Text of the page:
2-Minute Neuroscience: Concussions
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  • Release Date: 2024-04-03
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  • brain injury
  • skull
  • neurons
  • trauma
Video Introduction

The content is sourced from: https://www.youtube.com/watch?v=gLwtJcKh4gQ

A concussion is a type of mild traumatic brain injury that occurs when rapid movement of the head or an impact to the head causes the brain to move within the skull, potentially stretching axons and damaging cell membranes of neurons. In this video, I discuss the biochemical and structural changes in the brain that are associated with the symptoms of a concussion.[1] [2]

TRANSCRIPT: 

A concussion is a type of mild traumatic brain injury that occurs when rapid movement of the head or an impact to the head causes the brain to move within the skull, potentially stretching axons and damaging cell membranes of neurons. 

When neuronal membranes are disrupted, it can cause the dysregulated flow of ions into and out of the cell, as well as the increased release of excitatory neurotransmitters like glutamate, which leads to further disruptions in ionic balance and a general inhibition of neuronal activity. Sodium-Potassium pumps work frantically to restore balance, but this causes depletion of energy stores and an energy crisis that’s compounded by lower than normal levels of blood flow. Additionally, the increased glutamate activity prompts excess calcium to enter cells; the high calcium levels can disrupt the function of mitochondria, amplifying the energy crisis. The decreased energy availability may last for days to a week or more and impact cognition. The trauma and subsequent effects can also damage the structural integrity of neurons and glia, further disrupting brain function.

These structural and biochemical changes are associated with the symptoms of a concussion, which include (but aren’t limited to) headaches, confusion, memory loss, and dizziness. After a concussion, patients may also experience an increased susceptibility to another injury, and repeated concussions have been linked to longer-lasting effects on brain function. In some cases, patients who have experienced repeated concussions may begin, often years after the repetitive trauma, to display symptoms of early-onset dementia, mood disturbances, and Parkinsonian symptoms. The resultant condition, known as chronic traumatic encephalopathy, has also been linked to the appearance of neurofibrillary tangles and amyloid plaques, which are typically seen in neurodegenerative diseases like Alzheimer’s disease.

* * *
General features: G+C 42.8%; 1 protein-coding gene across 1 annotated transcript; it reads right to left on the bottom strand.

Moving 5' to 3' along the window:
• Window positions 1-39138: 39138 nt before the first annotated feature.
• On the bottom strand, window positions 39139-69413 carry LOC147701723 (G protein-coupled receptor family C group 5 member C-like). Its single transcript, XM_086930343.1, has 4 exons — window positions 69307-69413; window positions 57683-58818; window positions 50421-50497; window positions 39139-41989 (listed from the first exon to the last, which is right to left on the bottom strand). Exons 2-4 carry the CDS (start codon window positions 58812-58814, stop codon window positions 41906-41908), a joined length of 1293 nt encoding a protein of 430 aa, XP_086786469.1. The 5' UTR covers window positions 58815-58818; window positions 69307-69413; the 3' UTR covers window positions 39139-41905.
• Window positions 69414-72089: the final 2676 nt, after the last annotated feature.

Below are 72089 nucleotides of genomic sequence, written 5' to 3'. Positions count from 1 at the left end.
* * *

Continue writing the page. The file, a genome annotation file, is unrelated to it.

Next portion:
References
  1. Barkhoudarian G, Hovda DA, Giza CC. The molecular pathophysiology of concussive brain injury. Clin Sports Med. 2011; 30(1):33-48.
  2. Giza CC, Hovda DA. The new neurometabolic cascade of concussion. Neurosurgery. 2014; 75 Suppl 4:S24-33.
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Challenged, N. 2-Minute Neuroscience: Concussions. Encyclopedia. Available online: https://encyclopedia.pub/video/video_detail/1145 (accessed on 26 May 2024).
Challenged N. 2-Minute Neuroscience: Concussions. Encyclopedia. Available at: https://encyclopedia.pub/video/video_detail/1145. Accessed May 26, 2024.
Challenged, Neuroscientifically. "2-Minute Neuroscience: Concussions" Encyclopedia, https://encyclopedia.pub/video/video_detail/1145 (accessed May 26, 2024).
Challenged, N. (2024, April 03). 2-Minute Neuroscience: Concussions. In Encyclopedia. https://encyclopedia.pub/video/video_detail/1145
Challenged, Neuroscientifically. "2-Minute Neuroscience: Concussions." Encyclopedia. Web. 03 April, 2024.
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